Is there a continuous function $f\colon \mathbb{R} \rightarrow \mathbb{R}$ such that $f(\mathbb{Q}) \subseteq \mathbb{R} \setminus \mathbb{Q}$ and $ f(\mathbb{R} \setminus \mathbb{Q}) \subseteq \mathbb{Q}$ ?

My answer : I think yes, take constant function Actually this logics came from my mind that if A is connected then $f\colon A \rightarrow \{\pm 1\}$ is constant function

  • 1
    $\begingroup$ What constant function has the property you want? $\endgroup$
    – lulu
    Aug 3 '19 at 18:34
  • 1
    $\begingroup$ I think that simple counting should do the job. If $f$ is not constant, take $a,b$ with $f(b)>f(a)$. Then there are uncountably many irrationals between $f(a)$ and $f(b)$ but only countably many rationals which might be mapped to them. $\endgroup$
    – lulu
    Aug 3 '19 at 18:35
  • $\begingroup$ @lulu $f$ will not nonconstant because continious image of connected set is connected $\endgroup$
    – jasmine
    Aug 3 '19 at 18:37

If you take a constant function, i.e., pick some $a\in\mathbb{R}$ and set $f(x) = a$ for all $x$, then

  • $f(\mathbb{Q}) = \{a\}$
  • $f(\mathbb{R}\setminus \mathbb{Q}) = \{a\}$

and so, by the condition on $f$, you need both $\{a\}\subseteq \mathbb{R}\setminus \mathbb{Q}$ and $\{a\}\subseteq \mathbb{Q}$. That is, you need $a\in\mathbb{Q}\cap (\mathbb{R}\setminus \mathbb{Q})$: this is impossible.

So no constant function can work.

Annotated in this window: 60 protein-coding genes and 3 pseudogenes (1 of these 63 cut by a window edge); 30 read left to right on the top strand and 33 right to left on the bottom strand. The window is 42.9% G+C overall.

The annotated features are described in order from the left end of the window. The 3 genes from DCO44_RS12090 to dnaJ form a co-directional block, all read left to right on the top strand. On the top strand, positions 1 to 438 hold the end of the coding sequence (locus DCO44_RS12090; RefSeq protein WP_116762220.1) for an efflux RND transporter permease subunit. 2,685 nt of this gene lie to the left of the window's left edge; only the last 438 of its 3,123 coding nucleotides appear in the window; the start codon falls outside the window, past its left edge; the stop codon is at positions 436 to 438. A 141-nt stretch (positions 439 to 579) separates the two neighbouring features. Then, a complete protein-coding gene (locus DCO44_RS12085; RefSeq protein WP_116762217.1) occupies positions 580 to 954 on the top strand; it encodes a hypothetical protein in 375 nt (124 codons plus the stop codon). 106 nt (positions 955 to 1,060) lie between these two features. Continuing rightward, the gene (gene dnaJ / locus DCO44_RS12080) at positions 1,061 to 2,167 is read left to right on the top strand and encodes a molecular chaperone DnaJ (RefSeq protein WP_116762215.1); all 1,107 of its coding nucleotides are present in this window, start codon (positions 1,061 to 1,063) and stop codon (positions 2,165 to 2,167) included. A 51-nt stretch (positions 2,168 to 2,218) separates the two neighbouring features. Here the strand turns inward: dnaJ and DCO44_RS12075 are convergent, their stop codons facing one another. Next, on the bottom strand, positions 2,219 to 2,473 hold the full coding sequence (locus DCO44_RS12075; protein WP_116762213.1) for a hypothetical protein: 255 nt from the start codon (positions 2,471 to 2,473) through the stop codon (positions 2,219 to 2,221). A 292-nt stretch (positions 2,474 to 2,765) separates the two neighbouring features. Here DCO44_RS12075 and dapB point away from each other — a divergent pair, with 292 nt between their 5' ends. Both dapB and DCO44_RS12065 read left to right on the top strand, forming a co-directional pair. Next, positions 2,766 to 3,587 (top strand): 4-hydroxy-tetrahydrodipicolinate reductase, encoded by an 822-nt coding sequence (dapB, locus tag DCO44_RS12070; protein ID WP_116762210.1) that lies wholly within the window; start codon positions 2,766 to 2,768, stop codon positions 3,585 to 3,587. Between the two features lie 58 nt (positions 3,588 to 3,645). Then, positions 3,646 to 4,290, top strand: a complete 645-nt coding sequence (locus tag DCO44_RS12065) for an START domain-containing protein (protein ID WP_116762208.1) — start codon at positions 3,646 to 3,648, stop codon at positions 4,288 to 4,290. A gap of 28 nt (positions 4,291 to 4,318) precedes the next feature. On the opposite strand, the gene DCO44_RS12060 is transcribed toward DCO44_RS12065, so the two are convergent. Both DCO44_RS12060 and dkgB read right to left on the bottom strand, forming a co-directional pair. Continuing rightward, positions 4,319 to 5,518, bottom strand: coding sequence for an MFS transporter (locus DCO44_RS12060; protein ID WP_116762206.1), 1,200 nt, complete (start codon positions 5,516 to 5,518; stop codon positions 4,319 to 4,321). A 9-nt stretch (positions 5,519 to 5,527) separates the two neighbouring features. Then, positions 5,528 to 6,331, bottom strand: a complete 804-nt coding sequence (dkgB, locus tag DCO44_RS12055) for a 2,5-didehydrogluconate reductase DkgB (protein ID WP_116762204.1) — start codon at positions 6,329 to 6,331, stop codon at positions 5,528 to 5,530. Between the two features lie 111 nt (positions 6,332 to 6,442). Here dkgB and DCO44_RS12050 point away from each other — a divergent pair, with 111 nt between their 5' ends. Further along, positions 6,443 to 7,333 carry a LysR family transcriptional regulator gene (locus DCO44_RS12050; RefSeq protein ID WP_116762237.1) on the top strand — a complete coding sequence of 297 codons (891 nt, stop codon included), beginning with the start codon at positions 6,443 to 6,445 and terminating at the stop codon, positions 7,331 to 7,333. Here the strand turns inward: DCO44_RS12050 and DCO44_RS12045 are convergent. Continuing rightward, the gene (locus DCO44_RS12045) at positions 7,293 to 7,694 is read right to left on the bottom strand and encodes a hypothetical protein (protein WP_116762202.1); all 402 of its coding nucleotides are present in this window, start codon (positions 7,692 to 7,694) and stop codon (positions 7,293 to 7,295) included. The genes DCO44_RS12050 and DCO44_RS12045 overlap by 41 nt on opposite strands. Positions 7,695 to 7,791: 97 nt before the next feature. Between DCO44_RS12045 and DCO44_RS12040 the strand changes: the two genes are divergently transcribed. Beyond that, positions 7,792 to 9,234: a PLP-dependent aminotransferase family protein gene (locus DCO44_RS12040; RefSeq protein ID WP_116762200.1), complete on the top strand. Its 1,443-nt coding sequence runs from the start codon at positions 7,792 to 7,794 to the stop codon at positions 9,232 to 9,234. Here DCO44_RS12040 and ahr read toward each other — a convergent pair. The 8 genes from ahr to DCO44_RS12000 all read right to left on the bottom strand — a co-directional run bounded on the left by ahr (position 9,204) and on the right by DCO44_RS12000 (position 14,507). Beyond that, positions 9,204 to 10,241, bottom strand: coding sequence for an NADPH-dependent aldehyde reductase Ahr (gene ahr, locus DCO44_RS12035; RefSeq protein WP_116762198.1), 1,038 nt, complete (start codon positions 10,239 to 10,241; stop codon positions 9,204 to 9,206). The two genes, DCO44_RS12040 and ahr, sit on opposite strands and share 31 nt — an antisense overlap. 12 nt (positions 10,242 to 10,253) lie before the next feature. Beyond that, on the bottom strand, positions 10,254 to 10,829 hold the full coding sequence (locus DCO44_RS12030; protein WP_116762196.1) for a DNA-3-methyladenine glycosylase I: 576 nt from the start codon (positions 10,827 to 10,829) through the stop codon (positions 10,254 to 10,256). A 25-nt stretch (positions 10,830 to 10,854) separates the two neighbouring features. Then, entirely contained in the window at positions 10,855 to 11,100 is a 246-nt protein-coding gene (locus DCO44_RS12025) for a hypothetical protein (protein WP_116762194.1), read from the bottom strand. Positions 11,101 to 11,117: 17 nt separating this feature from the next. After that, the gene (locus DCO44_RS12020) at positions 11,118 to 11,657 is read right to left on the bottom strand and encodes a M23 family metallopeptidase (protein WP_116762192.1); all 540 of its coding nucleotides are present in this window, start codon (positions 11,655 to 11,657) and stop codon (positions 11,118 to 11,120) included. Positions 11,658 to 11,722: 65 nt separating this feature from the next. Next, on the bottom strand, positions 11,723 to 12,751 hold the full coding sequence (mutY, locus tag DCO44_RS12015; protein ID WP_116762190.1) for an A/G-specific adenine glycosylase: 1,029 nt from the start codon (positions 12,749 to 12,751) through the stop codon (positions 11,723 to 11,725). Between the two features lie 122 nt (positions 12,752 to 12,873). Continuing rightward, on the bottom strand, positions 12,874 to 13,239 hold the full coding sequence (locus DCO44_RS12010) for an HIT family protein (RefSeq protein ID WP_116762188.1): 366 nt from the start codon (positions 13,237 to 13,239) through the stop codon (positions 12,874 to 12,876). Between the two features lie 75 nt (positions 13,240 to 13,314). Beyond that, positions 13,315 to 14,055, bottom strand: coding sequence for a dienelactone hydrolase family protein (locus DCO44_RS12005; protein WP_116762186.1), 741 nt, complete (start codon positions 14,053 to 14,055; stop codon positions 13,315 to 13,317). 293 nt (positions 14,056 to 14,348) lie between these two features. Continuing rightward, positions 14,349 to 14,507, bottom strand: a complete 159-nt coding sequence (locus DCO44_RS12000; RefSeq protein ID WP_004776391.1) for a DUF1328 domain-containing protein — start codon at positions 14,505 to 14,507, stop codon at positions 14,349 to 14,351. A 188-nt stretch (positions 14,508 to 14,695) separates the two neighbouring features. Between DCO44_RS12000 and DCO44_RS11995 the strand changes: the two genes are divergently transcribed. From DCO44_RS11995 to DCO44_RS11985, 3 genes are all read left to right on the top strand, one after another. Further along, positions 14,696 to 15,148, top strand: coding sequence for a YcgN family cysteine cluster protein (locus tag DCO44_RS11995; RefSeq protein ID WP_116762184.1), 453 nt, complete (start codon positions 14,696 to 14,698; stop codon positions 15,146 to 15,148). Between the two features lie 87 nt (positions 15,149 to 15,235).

And actually, there is no continuous function $f$ that works. The argument is similar to this answer to a related question: suppose $f$ works. Then

  • $f(\mathbb{R}\setminus \mathbb{Q})$ is countable, since $f(\mathbb{R}\setminus \mathbb{Q})\subseteq \mathbb{Q}$ and $\mathbb{Q}$ is countable.

  • $f(\mathbb{Q})$ is countable, since it is the image of $\mathbb{Q}$, which is countable.

So $f(\mathbb{R}) = f(\mathbb{R}\setminus \mathbb{Q}) \cup f(\mathbb{Q})$ is countable. But $f$ is continuous and $\mathbb{R}$ is an interval, so $f(\mathbb{R})$ must be an interval too... and the only non-empty countable intervals are the singletons. So $f(\mathbb{R})$ must be a singleton, i.e., $f$ must be a constant. But we just saw that this is not possible.

  • $\begingroup$ So, erm. Why the downvote? $\endgroup$
    – Clement C.
    Aug 3 '19 at 19:51

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